I have often wondered if the ability to deal with children is intrinsic in women and a learned skill for men, because by all observable evidence it is. I think that it is similar to the chain reaction vomit syndrome; I throw up when I have to witness anyone but one of my children throwing up. It is some sort of internal primal mechanism that allows us to care for our sick young with out barfing on their heads.
But when it comes to continuous screaming and crying, kicking and writhing, it takes a creature with ovaries to manage the chaos. Women react and respond to outrageous behavior differently than men, and it is not only in matters of unruly children. Women react differently when they encounter road rage, rude people in the grocery line, unexpected home repair issues, etc. Once you roll all of these issues into a category and determine one's ability or lack thereof to deal with them, it is a matter of coping mechanisms--and women have them.

It is not meant to suggest that women possess a superiority over men in a general sense, it is merely pointed out here to illustrate what I believe to be a very important skill to teach our young sons, and a behavior or talent to foster in our daughters. Any mother raising a son(s) and a daughter(s) can attest, they are hard-wired differently at birth, and anyone who is married can attest that those differences become more pronounced with age.

I am not offering clear advice here on how to teach this skill to boys, because I do not know myself how to go about doing it. I only attempt to encourage my son to take his time, to take a deep breath, and to remember that the calamity, no matter how great, can be dealt with. There is always a huge eruption when a piece of Lego goes missing, especially a Lego piece that is part of a Star Wars Clone Battle Fighter (seriously, I know this shit now), and if the matter is not taken seriously and met with complete urgency on my part there will be tears. Wailing. Gnashing of teeth, locusts, perhaps floods. The Universe hates missing Legos. His reaction always seems to me to be so totally overblown, and although my daughter is extremely dramatic (she is four and it is what four year old girls do), her reaction to a similar challenge is never panicked.

I think that at the core of this for my son is that his primary reaction is believing that the situation is hopeless and therefore the only thing to do is panic. What can be done? How will I survive? Instead of realizing that the black piece of plastic that he had in his hand and in his sights 20 seconds prior did not grow legs and walk away. There is no measure of time between 1) Where did I put that? And 2) Holy Shit it is gone, gone, gone forever! There is the tipping point. Male humans do not have a pause. They do not stop, adjust, recalculate, and begin. Can we teach that?

I hope so, I am trying. Women live their whole lives utilizing this process. Stop – I got my period. Adjust – these jeans will not zip today and I must select something else to wear. Recalculate – I think that this “Mamas and Papas” style house dress looks pretty. Begin – I can wear this to the party and everyone will think I am being “hip”. Coping leads to recovery.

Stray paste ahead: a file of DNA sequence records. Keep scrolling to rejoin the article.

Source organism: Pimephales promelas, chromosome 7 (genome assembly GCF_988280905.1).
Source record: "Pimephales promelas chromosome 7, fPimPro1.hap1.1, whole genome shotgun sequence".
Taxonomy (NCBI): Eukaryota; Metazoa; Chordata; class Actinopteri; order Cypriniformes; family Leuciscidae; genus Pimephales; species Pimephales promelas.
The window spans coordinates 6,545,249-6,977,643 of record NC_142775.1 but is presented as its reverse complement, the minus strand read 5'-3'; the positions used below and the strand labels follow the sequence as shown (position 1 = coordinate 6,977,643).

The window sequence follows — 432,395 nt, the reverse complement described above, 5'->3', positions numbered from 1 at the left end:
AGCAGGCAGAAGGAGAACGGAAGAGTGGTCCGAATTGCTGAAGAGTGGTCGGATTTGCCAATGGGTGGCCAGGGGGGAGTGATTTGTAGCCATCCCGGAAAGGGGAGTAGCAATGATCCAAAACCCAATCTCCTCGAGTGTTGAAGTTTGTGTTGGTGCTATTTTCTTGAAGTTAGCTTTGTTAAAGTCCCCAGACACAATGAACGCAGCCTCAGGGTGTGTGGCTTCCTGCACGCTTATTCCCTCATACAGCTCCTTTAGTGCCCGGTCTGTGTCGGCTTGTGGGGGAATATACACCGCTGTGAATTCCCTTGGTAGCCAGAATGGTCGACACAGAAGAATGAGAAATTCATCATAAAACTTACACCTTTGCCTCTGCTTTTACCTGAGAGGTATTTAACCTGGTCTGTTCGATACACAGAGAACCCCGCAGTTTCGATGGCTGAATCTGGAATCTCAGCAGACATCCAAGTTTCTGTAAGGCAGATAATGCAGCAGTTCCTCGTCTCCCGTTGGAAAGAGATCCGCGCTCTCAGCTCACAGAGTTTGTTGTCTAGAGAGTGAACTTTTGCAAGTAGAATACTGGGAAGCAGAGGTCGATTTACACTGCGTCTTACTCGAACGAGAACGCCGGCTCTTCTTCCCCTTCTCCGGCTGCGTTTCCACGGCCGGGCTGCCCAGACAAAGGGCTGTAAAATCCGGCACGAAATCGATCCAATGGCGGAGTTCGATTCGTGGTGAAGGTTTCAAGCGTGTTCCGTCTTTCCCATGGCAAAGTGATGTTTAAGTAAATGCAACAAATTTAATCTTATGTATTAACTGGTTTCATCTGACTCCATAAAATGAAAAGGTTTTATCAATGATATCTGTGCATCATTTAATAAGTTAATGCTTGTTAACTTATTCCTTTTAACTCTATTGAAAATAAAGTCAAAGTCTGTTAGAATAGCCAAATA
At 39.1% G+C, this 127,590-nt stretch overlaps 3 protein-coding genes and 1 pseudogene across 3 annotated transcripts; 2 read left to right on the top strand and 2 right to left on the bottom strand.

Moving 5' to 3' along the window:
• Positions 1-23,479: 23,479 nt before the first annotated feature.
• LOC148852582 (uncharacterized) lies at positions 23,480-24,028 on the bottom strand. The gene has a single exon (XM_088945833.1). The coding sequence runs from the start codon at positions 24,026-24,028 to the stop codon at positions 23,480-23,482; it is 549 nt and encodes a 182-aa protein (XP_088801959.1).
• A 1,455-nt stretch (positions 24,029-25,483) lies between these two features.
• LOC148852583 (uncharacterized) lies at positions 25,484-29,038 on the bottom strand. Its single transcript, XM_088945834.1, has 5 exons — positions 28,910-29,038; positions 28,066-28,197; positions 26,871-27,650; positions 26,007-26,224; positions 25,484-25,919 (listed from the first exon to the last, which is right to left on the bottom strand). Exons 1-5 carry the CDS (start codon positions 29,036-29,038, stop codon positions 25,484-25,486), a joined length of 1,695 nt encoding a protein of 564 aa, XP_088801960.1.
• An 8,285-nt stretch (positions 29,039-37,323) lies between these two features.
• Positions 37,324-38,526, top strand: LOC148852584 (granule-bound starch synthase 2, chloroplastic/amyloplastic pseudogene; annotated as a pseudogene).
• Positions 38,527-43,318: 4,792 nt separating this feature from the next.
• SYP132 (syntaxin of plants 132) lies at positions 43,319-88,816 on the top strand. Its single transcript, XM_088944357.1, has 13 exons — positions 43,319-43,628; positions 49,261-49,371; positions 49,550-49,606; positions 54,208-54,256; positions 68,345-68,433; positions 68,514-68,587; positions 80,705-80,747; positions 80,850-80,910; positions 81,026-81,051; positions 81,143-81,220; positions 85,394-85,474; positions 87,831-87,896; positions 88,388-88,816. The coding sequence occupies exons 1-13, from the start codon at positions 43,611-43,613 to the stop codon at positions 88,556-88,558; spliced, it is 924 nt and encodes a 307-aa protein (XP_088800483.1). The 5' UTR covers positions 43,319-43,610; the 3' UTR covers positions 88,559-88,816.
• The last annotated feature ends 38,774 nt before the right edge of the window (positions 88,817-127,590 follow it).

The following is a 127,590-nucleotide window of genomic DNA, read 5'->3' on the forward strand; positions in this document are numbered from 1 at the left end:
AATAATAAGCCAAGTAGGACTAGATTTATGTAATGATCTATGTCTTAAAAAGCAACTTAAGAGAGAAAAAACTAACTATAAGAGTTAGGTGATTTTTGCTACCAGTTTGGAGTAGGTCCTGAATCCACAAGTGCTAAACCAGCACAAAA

I do not think that there is a magic bullet, I know there is no one way to teach the process of challenge recovery to our boys, but there are multiple ways to teach them. I firmly 100% agree with the much celebrated comments made by Sally Field when she accepted her Emmy award: “If mothers ran the world, there would be no goddamned wars.” Because women know how to pause. Can we teach this to our sons? Can we all make a vow to at least try? What if that simple skill alone could become part of the one wish we all have – World Peace?

This is a grand over simplification on my part, but we are growing human beings here--which is no small task. We are helping to create the leaders of tomorrow, men and women. I say let's help them embrace the differences and value the skill sets they hold in common and value and endeavor to learn the skills that they do not. What a wonderful generation that would be.

Tuesday, October 2, 2007

crazy mama

It's now official. I am now one of those crazy women you see in the grocery store who talk to and oogle over other peoples babies. You know the ones who have to tell you how much YOUR baby reminds them of THEIR babies when they were little. the worst ones want to hold or touch your babies( I'm not that bad...yet) My friend once had a lady stick her finger in her newborns mouth to help her stop him from crying! SERIOUSLY! Oh she meant no harm, it's just once a mama always a mama.

I can't stand to hear a baby cry. I actually think a two year old temper tantrum is adorable, and I give way more advice than I should to new mothers who are already bombarded with advice.
I can't help myself! I miss the little years and my babies so much.

The other night I came across my journals and it was 4 hours later when I finally put them down. If my house caught on fire I wouldn't think twice about running in to save those precious memories.